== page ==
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Location: California

I love paper. Books printed on acid-free paper and bound in cloth turn me on. I'm crazy about bookmarks, and I buy too many stickers. I could spend hours in the build-your-own-greeting card section of my neighborhood craft store. My favorite thing to eat is bread, and my second favorite is fruit. (Mm, pineapple.) I read too much and too fast, and I watch too many food shows (two ways of looking at gluttony). Gloomy, rainy weather calms me and so I can't wait to move out of California, which will happen, sadly, too many years from now to count. I'm vegan, though I haven't managed to eliminate honey from my diet yet. I practice yoga; it's the only way I can keep fit. I have a better life than I ever imagined I would (or deserve to) have, but I do my best to enjoy it rather than feel guilty about it. That's my daily struggle -- and also to be thoughtful and observant and honest with myself.

Monday, August 14, 2006

The Dancing Pastry Chef

If there is one wrong question to ask in a pastry class, it's whether you can replace butter in pastry dough recipes with a non-dairy substitute. I asked that question Saturday morning during a cooking class at Sur La Table in Newport Beach -- I asked it blithely, unsuspecting, of the effervescent pastry chef who was teaching us about summer fruit desserts. The chef looked at me in silence for a few moments, measuring up her opponent, then proceeded to drill me about the ethics of being a vegan. She was fierce. She didn't pause long enough for me to answer her questions; she expostulated on the marvelous conditions cows are raised in at dairy farms, which she knows about, because she grew up on a dairy farm where cows were treated to music -- jazz, blues, classical, whatever stimulated milk production the most. When I managed to slip in an answer, I stuttered. At last the chef said, "If you have to, if you absolutely have to, you can use olive oil instead of butter." My face burned. I cursed myself silently for my penchant to ask questions, too many, the wrong kind, and of the wrong people. I smiled at the chef and prayed that she would move on to the next topic, the next recipe. When she did, I felt I could breathe again.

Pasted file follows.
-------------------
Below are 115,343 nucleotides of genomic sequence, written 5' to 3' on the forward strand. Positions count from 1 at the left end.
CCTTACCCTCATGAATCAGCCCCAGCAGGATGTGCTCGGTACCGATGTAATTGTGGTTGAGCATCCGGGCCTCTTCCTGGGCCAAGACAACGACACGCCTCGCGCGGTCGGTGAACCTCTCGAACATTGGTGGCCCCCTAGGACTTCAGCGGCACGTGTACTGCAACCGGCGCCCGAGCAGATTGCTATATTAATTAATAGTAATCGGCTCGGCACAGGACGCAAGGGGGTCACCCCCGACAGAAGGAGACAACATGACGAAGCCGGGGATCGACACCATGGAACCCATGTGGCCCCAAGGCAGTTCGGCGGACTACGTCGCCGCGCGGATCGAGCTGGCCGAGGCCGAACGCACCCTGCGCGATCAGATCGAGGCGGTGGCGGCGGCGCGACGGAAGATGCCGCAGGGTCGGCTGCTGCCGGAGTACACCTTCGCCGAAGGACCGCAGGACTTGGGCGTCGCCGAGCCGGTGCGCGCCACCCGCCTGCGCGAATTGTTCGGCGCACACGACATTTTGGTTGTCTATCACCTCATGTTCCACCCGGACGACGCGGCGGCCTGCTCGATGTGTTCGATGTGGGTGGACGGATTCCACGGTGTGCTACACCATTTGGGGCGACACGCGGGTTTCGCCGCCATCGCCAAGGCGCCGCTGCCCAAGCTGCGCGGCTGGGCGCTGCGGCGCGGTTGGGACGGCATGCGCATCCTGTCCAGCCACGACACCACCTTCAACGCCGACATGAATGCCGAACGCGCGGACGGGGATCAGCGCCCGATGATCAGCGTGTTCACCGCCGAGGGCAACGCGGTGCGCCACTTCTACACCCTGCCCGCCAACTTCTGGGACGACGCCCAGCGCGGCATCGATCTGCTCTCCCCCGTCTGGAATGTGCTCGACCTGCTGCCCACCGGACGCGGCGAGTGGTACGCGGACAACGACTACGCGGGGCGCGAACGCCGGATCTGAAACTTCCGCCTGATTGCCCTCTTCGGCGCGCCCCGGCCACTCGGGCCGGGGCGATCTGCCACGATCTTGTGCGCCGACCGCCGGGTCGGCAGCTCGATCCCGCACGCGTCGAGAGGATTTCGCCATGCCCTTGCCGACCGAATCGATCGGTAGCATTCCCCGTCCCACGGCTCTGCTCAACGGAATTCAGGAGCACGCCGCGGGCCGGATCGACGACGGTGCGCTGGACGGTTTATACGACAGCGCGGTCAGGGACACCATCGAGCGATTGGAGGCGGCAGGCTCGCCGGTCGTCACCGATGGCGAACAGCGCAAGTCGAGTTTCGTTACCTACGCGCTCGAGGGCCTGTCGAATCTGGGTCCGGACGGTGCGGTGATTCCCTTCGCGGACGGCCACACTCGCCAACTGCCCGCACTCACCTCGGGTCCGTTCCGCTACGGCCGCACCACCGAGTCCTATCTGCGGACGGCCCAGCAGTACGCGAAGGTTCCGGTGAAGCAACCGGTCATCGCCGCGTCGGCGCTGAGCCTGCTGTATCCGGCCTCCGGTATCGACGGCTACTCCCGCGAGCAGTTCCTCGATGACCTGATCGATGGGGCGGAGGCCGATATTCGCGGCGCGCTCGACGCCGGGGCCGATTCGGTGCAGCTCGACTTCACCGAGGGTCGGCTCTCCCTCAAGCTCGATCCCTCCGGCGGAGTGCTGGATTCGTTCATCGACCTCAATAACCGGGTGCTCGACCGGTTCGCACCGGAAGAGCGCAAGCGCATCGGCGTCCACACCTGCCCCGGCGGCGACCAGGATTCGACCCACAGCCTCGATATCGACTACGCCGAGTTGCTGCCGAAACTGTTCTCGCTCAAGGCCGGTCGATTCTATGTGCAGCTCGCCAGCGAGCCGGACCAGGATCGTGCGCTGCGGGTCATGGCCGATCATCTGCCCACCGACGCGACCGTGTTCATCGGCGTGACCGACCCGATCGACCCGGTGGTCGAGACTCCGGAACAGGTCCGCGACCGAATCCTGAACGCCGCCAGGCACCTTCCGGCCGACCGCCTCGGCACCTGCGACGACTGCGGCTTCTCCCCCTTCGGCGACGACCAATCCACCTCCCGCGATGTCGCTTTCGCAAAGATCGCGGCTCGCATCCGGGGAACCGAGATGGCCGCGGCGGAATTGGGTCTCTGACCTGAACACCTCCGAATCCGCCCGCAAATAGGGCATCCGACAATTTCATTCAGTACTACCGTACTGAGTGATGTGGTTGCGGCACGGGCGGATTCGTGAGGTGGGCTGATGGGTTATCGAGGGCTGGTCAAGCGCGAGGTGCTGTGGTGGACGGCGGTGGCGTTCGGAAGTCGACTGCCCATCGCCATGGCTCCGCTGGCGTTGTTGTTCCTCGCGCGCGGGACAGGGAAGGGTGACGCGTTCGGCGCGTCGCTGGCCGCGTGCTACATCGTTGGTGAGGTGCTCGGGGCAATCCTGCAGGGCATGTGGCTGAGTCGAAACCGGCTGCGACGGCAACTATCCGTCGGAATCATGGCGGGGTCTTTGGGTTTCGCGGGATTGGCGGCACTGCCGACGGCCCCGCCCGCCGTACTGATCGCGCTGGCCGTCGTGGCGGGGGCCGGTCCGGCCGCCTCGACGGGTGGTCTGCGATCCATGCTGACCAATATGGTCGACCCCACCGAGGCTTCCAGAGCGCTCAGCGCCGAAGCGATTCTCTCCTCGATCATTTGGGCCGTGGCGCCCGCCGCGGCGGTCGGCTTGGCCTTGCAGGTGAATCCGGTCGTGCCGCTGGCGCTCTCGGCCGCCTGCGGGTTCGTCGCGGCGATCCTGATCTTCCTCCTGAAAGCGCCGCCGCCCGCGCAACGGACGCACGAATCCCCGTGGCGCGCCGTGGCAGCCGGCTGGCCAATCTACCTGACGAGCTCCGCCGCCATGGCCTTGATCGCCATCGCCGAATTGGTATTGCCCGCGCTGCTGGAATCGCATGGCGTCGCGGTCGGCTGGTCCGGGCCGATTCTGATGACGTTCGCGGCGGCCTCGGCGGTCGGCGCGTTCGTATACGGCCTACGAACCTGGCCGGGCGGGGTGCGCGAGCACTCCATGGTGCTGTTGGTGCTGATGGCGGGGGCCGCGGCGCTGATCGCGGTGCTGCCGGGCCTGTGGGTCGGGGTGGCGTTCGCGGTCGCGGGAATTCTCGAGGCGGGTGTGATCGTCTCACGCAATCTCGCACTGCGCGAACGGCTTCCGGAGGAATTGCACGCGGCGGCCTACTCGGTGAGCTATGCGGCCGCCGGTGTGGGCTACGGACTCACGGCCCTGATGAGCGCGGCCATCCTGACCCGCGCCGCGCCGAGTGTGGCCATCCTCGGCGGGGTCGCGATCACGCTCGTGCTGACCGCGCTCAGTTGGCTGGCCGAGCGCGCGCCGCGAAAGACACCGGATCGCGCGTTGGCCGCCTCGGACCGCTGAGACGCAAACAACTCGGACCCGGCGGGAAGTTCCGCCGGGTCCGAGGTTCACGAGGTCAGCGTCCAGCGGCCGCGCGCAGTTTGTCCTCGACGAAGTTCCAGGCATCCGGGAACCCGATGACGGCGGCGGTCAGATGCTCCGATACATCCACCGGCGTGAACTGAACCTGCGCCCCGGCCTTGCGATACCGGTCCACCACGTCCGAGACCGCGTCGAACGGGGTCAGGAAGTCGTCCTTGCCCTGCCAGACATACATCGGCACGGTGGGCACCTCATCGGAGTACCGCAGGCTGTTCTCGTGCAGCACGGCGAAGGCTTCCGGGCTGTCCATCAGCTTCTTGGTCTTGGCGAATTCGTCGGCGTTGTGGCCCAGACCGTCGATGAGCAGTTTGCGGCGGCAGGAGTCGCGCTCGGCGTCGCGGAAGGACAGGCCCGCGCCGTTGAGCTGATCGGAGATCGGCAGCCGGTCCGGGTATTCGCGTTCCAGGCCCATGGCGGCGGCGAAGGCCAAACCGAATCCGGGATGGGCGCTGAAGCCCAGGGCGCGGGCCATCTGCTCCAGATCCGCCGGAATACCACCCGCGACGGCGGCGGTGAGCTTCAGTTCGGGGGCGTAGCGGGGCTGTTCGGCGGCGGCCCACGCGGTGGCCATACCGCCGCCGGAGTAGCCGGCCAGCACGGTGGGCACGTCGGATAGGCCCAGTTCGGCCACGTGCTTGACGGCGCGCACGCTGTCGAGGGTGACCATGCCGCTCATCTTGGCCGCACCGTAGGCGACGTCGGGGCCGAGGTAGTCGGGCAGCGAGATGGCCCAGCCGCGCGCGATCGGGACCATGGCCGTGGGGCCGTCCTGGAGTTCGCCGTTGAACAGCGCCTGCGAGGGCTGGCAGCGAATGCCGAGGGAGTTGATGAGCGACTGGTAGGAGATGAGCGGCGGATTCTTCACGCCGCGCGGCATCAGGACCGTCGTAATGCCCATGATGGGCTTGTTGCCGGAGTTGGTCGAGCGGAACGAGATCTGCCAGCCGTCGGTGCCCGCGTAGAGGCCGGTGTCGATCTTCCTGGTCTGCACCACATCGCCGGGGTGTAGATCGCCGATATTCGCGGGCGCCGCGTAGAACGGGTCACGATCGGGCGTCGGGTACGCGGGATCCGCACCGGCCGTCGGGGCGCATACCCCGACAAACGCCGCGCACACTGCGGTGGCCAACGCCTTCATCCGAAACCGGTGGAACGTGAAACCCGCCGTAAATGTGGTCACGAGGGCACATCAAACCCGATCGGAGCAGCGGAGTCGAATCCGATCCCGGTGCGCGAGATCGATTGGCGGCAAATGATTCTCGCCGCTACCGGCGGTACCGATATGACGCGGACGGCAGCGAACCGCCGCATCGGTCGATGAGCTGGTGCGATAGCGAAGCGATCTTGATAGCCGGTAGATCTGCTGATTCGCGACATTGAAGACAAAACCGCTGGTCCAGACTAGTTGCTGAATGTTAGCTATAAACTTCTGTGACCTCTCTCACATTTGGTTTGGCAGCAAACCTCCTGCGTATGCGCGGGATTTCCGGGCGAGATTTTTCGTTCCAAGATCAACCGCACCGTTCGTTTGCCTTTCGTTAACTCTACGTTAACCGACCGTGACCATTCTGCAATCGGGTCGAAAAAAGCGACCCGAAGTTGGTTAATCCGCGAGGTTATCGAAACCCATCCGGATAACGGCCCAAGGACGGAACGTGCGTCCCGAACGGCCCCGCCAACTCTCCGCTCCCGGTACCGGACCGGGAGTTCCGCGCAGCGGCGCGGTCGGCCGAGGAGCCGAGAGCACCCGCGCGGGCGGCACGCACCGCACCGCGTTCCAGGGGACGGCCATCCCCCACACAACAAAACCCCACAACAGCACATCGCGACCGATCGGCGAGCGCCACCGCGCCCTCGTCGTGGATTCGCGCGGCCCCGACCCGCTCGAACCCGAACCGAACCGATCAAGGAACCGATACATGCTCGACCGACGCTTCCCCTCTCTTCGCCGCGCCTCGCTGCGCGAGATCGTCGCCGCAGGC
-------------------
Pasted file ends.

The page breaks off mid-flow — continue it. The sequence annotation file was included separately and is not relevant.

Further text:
Chef Diane is a force of nature. Opinionated, hilarious, sarcastic, fiercely articulate, she taught the class with inexhaustible energy and palpable passion for her craft. She said the best tools a chef has are her eyes, nose and hands; she knows when a tart shell has finished baking by the way it looks and smells. She interrupted herself in the middle of an explanation to turn to the oven where a tart shell was baking and said, "She's ready, she's talking to me," and instructed her sous-chef to take the shell out of the oven. Her hands were lively, the nails cut very short. She wore no make-up, and her blond, curly hair was combed tightly away from her forehead. Her chef's jacket was white with black buttons and black trim around the collar and cuffs; with it she wore a pair of black and brown pajama-looking pants that looked insanely comfortable. She laughed with ease more than once at her chubbiness. She seemed genuinely pleased to be alive, to be at Sur La Table on a Saturday morning teaching a cooking class. It started me wondering when was the last time I felt as happy in my own skin as she seemed to be in hers.